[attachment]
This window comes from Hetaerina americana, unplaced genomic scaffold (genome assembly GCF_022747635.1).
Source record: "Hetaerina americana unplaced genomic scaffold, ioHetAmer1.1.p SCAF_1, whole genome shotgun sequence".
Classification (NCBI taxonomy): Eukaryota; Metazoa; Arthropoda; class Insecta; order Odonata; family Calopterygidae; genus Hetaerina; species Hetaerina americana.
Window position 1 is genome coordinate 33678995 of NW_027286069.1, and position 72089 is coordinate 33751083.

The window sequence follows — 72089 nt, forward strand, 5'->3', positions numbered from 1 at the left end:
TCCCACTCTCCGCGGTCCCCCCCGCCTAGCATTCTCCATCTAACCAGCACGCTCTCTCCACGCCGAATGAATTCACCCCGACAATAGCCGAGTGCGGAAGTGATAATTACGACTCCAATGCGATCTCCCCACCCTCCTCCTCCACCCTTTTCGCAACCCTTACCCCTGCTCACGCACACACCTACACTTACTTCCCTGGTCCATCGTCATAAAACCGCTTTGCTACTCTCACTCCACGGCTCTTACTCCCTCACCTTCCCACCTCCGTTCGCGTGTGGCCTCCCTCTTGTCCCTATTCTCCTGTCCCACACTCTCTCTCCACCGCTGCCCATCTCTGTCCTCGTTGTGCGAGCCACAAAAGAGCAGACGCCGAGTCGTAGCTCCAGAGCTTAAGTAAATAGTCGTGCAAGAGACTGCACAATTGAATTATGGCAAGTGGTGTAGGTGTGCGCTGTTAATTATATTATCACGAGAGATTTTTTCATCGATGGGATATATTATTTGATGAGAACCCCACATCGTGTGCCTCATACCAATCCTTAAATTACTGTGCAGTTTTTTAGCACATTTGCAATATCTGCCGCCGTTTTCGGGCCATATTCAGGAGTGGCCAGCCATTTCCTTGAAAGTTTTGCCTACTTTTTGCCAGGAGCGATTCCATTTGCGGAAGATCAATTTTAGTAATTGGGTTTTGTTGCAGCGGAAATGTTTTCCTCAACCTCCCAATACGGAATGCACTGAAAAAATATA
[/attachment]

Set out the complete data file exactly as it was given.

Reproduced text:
This window comes from Hetaerina americana, unplaced genomic scaffold (genome assembly GCF_022747635.1).
Source record: "Hetaerina americana unplaced genomic scaffold, ioHetAmer1.1.p SCAF_1, whole genome shotgun sequence".
Classification (NCBI taxonomy): Eukaryota; Metazoa; Arthropoda; class Insecta; order Odonata; family Calopterygidae; genus Hetaerina; species Hetaerina americana.
Window position 1 is genome coordinate 33678995 of NW_027286069.1, and position 72089 is coordinate 33751083.

The window sequence follows — 72089 nt, forward strand, 5'->3', positions numbered from 1 at the left end:
TCCCACTCTCCGCGGTCCCCCCCGCCTAGCATTCTCCATCTAACCAGCACGCTCTCTCCACGCCGAATGAATTCACCCCGACAATAGCCGAGTGCGGAAGTGATAATTACGACTCCAATGCGATCTCCCCACCCTCCTCCTCCACCCTTTTCGCAACCCTTACCCCTGCTCACGCACACACCTACACTTACTTCCCTGGTCCATCGTCATAAAACCGCTTTGCTACTCTCACTCCACGGCTCTTACTCCCTCACCTTCCCACCTCCGTTCGCGTGTGGCCTCCCTCTTGTCCCTATTCTCCTGTCCCACACTCTCTCTCCACCGCTGCCCATCTCTGTCCTCGTTGTGCGAGCCACAAAAGAGCAGACGCCGAGTCGTAGCTCCAGAGCTTAAGTAAATAGTCGTGCAAGAGACTGCACAATTGAATTATGGCAAGTGGTGTAGGTGTGCGCTGTTAATTATATTATCACGAGAGATTTTTTCATCGATGGGATATATTATTTGATGAGAACCCCACATCGTGTGCCTCATACCAATCCTTAAATTACTGTGCAGTTTTTTAGCACATTTGCAATATCTGCCGCCGTTTTCGGGCCATATTCAGGAGTGGCCAGCCATTTCCTTGAAAGTTTTGCCTACTTTTTGCCAGGAGCGATTCCATTTGCGGAAGATCAATTTTAGTAATTGGGTTTTGTTGCAGCGGAAATGTTTTCCTCAACCTCCCAATACGGAATGCACTGAAAAAATATA